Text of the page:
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Can We Talk About…Constipation?

We will all suffer from it occasionally and it’s not pleasant.

Constipation occurs when bowel movements become difficult or less frequent. How often people poop varies from person to person. Some go three times a day while others three times a week is normal. But going more than three days without having one is too long.

How can you avoid this malady? 

Eat enough fiber. Most Americans consume only 15 grams a day on average but The Academy of Nutrition and Dietetics recommends consuming 20 to 35 grams of fiber a day. Processed foods that have had the fiber removed or other foods with little to no fiber like meat, and large amounts of dairy should be avoided by those prone to constipation.

Low fiber intake may be one cause but inadequate fluid intake is another so make sure to be drinking enough water as you are increasing your fiber intake. The fluid makes the fiber work better. A change in routine like traveling may temporarily cause constipation as will stress, lack of exercise, or postponing your trip to the bathroom when you feel the urge coming on. Some medications can also cause constipation. There are other medical causes so if constipation is a chronic condition for you, see your doctor to rule out any serious conditions.

There are two types of fiber and one type is better for preventing constipation. INSOLUBLE fiber is the one to consume to get things moving along your digestive system. They have a laxative effect and add bulk to the diet, helping prevent constipation. This type of fiber passes through the GI tract fairly intact, and speed up food and waste passage through your gut. Insoluble fibers are mainly found in whole grains and vegetables. If a food seems like it has a tough skin, is stringy, has a hull, seeds or pod, chances are it’s a source of insoluble fiber. Sources of insoluble fiber: whole wheat, whole grains, beans, wheat bran, corn bran, seeds, nuts, wheat bran, popcorn, green beans, corn, cauliflower, tomatoes, zucchini, celery, broccoli, cabbage, onions, tomatoes, carrots, cucumbers, green beans, dark leafy vegetables, raisins, grapes, fruit, and root vegetable skins.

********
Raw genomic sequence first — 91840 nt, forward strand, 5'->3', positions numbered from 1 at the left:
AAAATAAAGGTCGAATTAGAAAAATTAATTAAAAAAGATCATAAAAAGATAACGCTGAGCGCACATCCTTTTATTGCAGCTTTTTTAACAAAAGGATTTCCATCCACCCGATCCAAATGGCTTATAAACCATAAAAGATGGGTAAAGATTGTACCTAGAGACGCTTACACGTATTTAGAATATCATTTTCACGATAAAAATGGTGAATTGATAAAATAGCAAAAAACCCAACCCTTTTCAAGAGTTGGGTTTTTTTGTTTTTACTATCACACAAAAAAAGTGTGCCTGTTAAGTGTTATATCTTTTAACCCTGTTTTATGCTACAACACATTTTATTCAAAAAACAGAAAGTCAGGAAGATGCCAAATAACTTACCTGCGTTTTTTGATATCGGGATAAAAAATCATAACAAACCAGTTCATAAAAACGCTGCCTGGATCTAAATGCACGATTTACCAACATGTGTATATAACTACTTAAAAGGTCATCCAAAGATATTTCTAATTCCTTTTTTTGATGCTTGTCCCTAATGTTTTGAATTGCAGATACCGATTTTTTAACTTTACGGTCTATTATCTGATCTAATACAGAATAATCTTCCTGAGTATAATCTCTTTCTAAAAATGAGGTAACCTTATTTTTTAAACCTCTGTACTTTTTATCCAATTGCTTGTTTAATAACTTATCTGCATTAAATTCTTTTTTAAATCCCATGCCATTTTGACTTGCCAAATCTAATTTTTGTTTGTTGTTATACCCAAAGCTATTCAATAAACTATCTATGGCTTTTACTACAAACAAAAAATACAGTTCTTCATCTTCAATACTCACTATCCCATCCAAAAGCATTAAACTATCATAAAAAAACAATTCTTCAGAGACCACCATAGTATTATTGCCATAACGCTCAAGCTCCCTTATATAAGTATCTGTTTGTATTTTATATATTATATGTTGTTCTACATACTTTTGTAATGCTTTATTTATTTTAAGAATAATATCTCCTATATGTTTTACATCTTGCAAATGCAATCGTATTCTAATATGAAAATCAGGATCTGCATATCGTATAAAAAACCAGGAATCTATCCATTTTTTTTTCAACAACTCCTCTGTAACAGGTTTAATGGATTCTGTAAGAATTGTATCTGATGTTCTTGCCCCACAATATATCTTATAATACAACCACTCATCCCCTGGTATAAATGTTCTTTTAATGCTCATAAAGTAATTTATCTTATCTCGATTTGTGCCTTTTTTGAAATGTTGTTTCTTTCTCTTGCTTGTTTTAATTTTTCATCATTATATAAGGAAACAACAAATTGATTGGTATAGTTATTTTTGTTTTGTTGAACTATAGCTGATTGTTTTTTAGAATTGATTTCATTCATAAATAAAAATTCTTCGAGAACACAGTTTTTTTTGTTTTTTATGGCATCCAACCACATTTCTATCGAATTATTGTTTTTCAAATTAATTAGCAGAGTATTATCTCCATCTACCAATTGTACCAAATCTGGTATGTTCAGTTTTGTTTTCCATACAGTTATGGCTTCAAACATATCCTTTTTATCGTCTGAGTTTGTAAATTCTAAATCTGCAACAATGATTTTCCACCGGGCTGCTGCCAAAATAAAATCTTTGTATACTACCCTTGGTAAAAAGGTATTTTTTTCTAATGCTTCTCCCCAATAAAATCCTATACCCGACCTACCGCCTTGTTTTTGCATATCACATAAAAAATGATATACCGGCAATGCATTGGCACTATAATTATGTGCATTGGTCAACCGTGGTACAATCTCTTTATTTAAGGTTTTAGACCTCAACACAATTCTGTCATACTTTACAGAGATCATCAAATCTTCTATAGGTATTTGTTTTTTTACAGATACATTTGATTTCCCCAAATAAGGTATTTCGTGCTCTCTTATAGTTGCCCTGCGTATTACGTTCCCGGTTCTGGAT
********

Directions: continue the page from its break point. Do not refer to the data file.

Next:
The other type of fiber SOLUBLE fiber, however, slows digestion because attracts water and turns to gel during digestion. It is found in psyllium, a common fiber supplement. Soluble fiber is beneficial because it may help lower cholesterol by binding to it and removing it through the digestive system.

If you decide you need a little help getting things moving along there are several over the counter and prescription oral or enema products for occasional use. But be careful about over-relying on laxatives. Some people over-rely on laxatives which over time weakens the bowel muscles.

And what about more… ahem… “invasive” therapies called colon cleansing, colon therapy, high colonics or colonic irrigation? These include a type of therapy performed by a colon hydrotherapist. The therapist inserts a tube into the anus to inject water sometimes mixed with herbs into the colon. The water and waste is then pushed out through the hose to be disposed in a closed waste system. The intent is to remove feces and “toxins”. Proponents of colon cleansing believe that toxins from your gastrointestinal tract can cause a variety of health problems. They believe that colon cleansing improves health by removing toxins, promoting healthy intestinal bacteria, boosting your energy and enhancing your immune system. The colonic obviously removes accumulated waste from the colon. However, there's little evidence that colon cleansing produces the other stated effects.

The truth is we already have a built-in system the naturally regulates “toxin removal”. Bacteria in the colon naturally metabolize and thereby detoxify food wastes, mucous membranes lining the intestinal wall block unwanted substances from entering the body's other tissues and our liver works to neutralize toxins. The colon sheds old cells about every 3 days, preventing a buildup of harmful material.

In addition to be unnecessary, colon cleansing can potentially be harmful and lead to bowel perforations, risk of infection, removal of useful bacteria from the intestine, or changes in electrolyte and mineral balance.

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